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The role of foreign tax outcomes in defending cases under Pt IVA


Part IVA, the general anti-avoidance provision of the Income Tax Assessment Act 1936 (Cth), applies only where a taxpayer has a sole or dominant purpose of achieving a tax benefit. A tax benefit is a reduction in Australian tax liability when the scheme undertaken by the taxpayer is compared to a reasonable counterfactual. Recent case law suggests that, where taxpayers obtain both foreign and Australian tax benefits under a transaction, the foreign tax advantages may provide a defence to both the tax benefit and purpose elements of Pt IVA.

This article examines in detail recent cases which show that, where a tax arbitrage transaction is undertaken, it is possible to argue successfully that the purpose requirement of Pt IVA is not satisfied due to the foreign tax consequences of the transaction, and that tax arbitrage transactions that generate foreign tax benefits for a related party may be more likely to be protected from Pt IVA than tax arbitrage transactions which do not.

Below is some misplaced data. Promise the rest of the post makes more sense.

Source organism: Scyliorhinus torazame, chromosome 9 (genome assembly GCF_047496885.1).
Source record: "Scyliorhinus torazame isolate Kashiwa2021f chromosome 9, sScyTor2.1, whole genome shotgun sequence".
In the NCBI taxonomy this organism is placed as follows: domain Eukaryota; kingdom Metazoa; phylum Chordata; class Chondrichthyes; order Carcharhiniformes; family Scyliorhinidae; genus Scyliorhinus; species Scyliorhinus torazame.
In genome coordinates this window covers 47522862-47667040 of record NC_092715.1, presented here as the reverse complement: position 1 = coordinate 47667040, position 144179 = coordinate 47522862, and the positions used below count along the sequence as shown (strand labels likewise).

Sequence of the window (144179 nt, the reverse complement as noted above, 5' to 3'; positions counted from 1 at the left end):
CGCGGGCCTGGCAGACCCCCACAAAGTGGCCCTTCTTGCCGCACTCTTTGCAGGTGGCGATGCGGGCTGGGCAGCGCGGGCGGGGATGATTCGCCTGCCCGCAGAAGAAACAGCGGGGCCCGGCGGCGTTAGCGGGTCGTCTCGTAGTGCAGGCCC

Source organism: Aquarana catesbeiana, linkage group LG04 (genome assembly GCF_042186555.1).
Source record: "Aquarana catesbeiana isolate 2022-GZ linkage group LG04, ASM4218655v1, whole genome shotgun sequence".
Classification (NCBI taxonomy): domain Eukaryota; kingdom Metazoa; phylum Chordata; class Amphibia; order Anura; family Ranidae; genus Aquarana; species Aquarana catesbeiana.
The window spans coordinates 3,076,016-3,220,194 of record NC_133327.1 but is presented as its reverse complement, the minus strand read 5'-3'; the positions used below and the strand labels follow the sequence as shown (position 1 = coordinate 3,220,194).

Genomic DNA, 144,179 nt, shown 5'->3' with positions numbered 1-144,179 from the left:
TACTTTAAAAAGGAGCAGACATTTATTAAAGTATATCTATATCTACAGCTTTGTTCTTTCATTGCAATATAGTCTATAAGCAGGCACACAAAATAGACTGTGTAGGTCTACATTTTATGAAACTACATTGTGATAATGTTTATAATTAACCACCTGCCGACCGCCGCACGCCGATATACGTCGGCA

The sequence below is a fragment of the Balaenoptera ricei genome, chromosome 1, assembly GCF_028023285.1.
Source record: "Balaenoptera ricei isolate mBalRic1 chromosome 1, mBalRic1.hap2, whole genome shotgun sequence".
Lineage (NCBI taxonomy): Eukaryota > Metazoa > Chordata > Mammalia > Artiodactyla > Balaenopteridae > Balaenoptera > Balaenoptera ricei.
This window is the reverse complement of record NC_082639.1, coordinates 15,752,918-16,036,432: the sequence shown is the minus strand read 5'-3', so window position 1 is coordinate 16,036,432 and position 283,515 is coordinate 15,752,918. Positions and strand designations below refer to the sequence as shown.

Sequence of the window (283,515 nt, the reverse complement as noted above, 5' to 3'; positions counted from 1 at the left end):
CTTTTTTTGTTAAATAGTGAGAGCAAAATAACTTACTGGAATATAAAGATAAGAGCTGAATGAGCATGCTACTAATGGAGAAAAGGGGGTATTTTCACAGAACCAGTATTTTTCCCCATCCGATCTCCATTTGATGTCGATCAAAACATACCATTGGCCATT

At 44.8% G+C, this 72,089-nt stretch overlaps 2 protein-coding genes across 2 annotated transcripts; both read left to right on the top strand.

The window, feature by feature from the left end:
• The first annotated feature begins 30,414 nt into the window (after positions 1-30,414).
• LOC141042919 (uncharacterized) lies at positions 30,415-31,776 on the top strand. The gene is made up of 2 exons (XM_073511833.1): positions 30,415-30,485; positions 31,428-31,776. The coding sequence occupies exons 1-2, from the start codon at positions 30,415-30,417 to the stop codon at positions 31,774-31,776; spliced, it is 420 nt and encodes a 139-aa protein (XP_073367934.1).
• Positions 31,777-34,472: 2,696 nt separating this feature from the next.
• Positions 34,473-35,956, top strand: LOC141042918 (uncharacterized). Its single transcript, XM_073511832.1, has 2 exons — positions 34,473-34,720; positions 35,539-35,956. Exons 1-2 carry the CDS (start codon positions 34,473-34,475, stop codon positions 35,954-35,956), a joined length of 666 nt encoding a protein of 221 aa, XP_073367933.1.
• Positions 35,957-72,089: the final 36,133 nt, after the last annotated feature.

Author profile

Gareth Redenbach CTA
Gareth Redenbach, CTA, is a barrister practising in revenue law and has over 10 years of experience in tax matters. He has appeared for both taxpayers and the Commissioner and recently appeared in the Full Federal Court decision on taxation of trusts in Lewski v Commissioner of Taxation [2017] FCAFC 145. Prior to joining the bar, Gareth was in-house counsel for the Macquarie Group based in New York responsible for managing transfer pricing and international tax matters across the Americas region. Gareth was previously a Senior Associate at Minter Ellison focussed on tax controversy and began his career in the international tax department of PwC. Gareth is a Senior Fellow at the University of Melbourne teaching in their LLM program and also teaches in the Victorian Bar's Readers' Course on taxation matters. Gareth is the former Chair of the Corporate Section and Executive Committee member of the US Committee of Banking Institutions on Taxation. Gareth also regularly participates and speaks at TIA, OECD, IFA and other conferences. In 2016, Gareth was one of four tax lawyers under 40 globally invited to present on tax issues in the digital economy at the 70th Annual International Fiscal Association Congress in Madrid. - Current at 22 February 2018


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